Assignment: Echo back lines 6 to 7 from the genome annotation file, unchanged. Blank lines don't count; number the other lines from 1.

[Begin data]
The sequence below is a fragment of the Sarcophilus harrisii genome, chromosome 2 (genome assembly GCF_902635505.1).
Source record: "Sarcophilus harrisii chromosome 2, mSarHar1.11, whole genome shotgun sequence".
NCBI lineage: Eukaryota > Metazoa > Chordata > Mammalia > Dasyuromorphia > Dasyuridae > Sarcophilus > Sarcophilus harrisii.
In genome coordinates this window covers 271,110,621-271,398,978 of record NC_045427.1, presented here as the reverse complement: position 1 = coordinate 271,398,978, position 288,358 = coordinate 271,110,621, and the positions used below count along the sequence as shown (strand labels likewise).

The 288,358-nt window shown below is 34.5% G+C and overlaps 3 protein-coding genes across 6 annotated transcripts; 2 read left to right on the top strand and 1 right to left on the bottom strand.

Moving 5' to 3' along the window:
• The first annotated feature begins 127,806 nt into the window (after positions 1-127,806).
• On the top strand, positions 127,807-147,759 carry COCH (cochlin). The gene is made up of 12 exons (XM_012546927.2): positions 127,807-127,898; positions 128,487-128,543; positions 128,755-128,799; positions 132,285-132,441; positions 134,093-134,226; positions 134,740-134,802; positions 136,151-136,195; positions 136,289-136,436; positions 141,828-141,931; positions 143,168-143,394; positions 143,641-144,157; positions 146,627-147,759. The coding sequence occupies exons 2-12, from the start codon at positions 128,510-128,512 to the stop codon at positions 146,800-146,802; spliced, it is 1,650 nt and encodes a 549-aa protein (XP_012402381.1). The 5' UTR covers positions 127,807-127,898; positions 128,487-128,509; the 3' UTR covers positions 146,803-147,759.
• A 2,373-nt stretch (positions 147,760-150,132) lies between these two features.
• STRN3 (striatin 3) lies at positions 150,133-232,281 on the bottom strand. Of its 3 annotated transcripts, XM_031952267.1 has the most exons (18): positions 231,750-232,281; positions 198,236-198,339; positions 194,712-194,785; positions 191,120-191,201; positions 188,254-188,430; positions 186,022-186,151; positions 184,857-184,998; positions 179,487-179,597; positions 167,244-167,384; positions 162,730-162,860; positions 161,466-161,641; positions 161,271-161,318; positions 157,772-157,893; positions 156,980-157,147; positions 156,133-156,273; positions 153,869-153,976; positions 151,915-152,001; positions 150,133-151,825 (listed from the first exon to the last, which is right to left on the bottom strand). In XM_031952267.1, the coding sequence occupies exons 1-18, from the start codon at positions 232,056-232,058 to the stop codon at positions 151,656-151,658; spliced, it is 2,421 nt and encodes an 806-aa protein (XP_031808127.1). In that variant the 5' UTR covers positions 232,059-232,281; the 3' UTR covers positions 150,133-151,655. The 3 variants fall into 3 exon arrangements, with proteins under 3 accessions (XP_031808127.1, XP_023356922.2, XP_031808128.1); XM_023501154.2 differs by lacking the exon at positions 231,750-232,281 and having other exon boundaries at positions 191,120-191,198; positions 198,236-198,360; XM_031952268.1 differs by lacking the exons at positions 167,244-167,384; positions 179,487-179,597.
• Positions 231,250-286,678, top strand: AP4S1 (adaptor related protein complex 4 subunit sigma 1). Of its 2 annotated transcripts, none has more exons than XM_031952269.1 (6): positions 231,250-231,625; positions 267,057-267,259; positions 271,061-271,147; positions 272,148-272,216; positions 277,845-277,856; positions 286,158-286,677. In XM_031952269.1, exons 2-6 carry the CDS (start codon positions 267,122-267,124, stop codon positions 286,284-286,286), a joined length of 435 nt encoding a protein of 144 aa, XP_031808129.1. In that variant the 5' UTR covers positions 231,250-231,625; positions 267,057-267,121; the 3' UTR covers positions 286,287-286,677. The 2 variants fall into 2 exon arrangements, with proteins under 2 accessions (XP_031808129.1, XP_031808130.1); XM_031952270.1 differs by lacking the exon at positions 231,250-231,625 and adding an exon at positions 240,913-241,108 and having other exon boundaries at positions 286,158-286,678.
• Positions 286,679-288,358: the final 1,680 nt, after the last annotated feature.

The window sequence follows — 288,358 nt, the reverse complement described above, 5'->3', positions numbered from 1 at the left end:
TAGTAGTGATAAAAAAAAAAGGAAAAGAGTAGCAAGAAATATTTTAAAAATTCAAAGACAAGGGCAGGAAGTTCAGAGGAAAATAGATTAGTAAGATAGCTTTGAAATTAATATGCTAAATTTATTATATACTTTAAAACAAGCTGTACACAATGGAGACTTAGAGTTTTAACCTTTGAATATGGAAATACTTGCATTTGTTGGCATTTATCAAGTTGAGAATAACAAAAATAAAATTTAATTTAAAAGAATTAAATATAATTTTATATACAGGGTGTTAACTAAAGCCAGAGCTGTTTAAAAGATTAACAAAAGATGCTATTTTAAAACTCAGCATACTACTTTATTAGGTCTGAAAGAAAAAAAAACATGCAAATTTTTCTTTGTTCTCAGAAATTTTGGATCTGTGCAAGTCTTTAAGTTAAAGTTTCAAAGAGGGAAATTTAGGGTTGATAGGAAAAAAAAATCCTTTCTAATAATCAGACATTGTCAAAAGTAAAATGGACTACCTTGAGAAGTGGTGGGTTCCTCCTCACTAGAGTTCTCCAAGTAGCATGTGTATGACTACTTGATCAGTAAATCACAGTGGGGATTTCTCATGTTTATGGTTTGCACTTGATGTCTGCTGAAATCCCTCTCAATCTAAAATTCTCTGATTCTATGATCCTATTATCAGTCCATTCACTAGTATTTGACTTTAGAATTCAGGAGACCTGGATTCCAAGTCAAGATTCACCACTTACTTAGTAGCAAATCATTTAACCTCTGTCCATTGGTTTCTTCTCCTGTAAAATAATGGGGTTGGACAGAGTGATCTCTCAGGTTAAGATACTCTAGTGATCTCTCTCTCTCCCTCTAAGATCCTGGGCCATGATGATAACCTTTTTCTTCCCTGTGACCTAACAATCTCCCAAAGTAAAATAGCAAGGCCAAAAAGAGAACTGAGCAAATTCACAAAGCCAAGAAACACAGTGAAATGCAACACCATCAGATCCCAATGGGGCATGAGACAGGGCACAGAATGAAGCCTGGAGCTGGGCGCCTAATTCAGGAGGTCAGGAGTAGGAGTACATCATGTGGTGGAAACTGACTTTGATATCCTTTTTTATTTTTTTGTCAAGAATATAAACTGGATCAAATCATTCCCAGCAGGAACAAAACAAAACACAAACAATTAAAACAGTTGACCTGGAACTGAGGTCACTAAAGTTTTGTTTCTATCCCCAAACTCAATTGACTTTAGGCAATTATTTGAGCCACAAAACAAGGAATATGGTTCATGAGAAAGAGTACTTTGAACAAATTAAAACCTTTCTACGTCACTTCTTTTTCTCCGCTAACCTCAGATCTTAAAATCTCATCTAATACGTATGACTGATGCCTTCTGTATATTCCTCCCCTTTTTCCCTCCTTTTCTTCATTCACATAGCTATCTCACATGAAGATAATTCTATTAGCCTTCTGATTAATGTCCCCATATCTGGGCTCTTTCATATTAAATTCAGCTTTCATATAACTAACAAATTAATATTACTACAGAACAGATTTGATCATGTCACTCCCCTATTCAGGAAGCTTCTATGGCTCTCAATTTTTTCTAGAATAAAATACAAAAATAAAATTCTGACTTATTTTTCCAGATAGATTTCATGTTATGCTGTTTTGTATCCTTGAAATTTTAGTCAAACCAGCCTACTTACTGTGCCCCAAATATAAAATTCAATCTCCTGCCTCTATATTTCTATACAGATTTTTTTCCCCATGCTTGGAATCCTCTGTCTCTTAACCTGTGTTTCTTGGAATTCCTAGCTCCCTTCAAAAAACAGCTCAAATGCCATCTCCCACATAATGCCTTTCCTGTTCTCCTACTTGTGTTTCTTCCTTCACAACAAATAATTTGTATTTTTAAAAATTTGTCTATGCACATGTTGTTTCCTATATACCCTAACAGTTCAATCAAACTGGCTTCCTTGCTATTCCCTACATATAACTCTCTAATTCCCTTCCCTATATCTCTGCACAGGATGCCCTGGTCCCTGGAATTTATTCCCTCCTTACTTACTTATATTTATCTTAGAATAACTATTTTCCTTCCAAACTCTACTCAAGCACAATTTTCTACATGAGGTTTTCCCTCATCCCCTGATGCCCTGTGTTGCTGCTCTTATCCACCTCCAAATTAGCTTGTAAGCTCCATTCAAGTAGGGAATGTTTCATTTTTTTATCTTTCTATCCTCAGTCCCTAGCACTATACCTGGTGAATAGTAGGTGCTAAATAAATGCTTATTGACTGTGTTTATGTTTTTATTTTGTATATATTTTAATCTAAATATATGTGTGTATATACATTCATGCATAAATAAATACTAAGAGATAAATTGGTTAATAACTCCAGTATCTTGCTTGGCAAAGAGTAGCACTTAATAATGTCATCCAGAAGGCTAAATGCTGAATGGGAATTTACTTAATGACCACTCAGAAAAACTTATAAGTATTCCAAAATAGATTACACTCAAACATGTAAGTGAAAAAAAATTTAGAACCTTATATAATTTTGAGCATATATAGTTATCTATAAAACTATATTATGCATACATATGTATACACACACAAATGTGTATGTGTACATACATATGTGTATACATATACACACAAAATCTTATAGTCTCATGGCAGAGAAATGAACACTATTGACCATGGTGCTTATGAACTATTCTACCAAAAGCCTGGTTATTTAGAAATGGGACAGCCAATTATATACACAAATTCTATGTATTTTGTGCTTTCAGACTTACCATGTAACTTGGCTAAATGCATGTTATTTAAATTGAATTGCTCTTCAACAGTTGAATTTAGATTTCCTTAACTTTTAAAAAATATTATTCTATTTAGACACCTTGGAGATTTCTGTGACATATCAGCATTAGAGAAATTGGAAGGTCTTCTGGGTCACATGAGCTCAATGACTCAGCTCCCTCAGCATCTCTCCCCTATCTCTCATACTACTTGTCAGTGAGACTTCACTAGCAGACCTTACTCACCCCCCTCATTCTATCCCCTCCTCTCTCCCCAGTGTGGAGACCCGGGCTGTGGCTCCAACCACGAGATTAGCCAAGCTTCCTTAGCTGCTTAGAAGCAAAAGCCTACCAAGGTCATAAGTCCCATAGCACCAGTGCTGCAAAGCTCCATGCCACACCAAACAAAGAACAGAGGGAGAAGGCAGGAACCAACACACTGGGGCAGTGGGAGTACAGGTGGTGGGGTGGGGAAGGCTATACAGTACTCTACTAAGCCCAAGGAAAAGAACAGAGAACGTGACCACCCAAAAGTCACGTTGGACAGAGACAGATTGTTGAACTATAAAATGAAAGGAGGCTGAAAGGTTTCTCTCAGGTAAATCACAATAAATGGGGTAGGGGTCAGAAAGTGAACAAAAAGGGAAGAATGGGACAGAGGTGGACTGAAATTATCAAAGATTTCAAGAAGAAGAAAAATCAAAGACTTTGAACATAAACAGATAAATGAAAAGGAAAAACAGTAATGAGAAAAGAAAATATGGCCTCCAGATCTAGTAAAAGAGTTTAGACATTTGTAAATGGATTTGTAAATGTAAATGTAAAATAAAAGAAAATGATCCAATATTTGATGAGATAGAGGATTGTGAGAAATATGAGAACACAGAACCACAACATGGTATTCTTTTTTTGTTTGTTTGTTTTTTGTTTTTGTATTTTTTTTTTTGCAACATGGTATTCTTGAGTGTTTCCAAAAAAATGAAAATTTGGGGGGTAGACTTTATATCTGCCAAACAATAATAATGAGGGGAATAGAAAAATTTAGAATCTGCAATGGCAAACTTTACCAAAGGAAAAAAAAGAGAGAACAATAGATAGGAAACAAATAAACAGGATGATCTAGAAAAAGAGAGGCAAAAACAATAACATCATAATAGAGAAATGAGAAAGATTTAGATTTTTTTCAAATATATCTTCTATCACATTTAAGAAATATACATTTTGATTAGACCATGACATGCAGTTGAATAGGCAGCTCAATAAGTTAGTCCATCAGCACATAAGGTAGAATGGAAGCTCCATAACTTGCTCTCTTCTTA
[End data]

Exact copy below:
Moving 5' to 3' along the window:
• The first annotated feature begins 127,806 nt into the window (after positions 1-127,806).